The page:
It was a race against time to reach Udaipur before sunset. Driving through the narrow lanes of Badoh, we reached the village road that connects to Udaipur which was about 12 km from here. We reached the temple of Udayesvara  just as the sun went down and the care of the taker of the temple closed the gates. Hurriedly, I dropped my wife at the gate and went in search of a parking place. While she requested them to open the temple gate, the care taker advised her to stay outside the temple till I arrived for safety purposes. He informed us that we had reached late and it was time to close the temple as it had started to get dark. However, he agreed to give us about five minutes to see the temple as we had come from so far. Without wasting any time, we had a glance at the temple and clicked a few photographs, though there was not enough lighting. The Udayesvara temple is one of the most beautiful temples in Madhya Pradesh and a true representation of the Paramara architecture. The sculptural splendour of Udayesvara temple is comparable with that of Khajuraho temples. This temple was built in 1080 AD by king Udaydita of the Paramara dynasty. There is a small Nandi mantapa in front the main temple. The ASI has maintained this temple quite well. Given a chance, we would surely love to revisit Udaipur just to the enjoy the sheer grandeur of this temple.
Silhouette of Udayesvara Temple, Udaipur 
Udayesvara Temple Complex
Entrance fee: Entry is free.
Distance from nearby major town: 70 km from Vidisha via Ganj Basoda. 
Accommodation: There are no lodges in Udaipur, however, the closest and a better choice would be Gateway Retreat at Sanchi maintained by MPSTDC. There are a few small lodges in Ganj Basoda.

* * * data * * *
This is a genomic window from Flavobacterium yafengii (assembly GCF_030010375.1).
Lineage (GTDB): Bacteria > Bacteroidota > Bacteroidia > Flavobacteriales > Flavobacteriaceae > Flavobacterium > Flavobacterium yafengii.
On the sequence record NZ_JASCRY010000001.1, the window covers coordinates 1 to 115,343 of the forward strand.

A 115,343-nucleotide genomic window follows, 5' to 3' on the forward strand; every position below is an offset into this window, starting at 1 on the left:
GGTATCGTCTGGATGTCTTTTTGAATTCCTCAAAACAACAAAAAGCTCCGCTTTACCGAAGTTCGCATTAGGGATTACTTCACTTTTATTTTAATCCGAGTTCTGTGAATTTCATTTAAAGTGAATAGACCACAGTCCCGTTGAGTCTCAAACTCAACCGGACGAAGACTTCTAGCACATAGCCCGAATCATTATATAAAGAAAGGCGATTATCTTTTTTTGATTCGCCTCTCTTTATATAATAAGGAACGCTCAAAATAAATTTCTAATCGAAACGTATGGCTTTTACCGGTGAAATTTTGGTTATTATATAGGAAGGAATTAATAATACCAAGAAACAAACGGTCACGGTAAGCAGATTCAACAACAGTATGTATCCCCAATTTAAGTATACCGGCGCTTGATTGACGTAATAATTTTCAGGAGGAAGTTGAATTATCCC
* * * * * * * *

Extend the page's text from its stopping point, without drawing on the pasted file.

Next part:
Where to eat: There are a few small roadside eateries here.  
References: 
1. Architecture of the Indian Sub-continent by Takeo Kamiya 

PS: A new page has been added to our blog, which has a collection of our Vlogs. Click here to view.

MP Diaries: Vidisha, A town lost in oblivion

After exploring the world heritage site of Sanchi followed by the caves of Udayagiri, our next destination was Vidisha, a town lost in oblivion.  As we were extremely hungry, we decided to break for a quick brunch on reaching the town of Vidisha. We zeroed in on a small eatery just at the entrance of the town and had a tummy full brunch of Poha with Kachori. Vidisha has its own place in the history of Central India right from the times of Samrat Ashoka, but sadly this place doesn't attract any tourists. We found out the way to 'Vijay Mandir', also popularly known as the 'Bijamandal' and reached there. The history of Vijay Mandir is rather unique and represents the historical affairs back then. The temple was initially built during 8th century AD and further improvised by the Paramara King Naravarman in 11th century AD.  Later, this temple underwent a series of destructive attacks between the 13th and 16th century AD finally falling into the hands of Aurangzeb, who brought down the temple until its platform and built a mosque during 1700 AD. The mosque was under worship till 1965, after which a ban was imposed on offering prayers here by the then chief minister of Madhya Pradesh, Dr Dwarka Prasad Mishra as the ASI declared Bijamandal as a protected monument. However, an alternate arrangement was made for construction of a separate Idgah nearby. This place was first reported by Sir Alexander Cunningham, the director of ASI in 1874 who acknowledges the presence of Vijay Mandir, and its demolition by Aurangzeb who converted the temple into Bijamandal.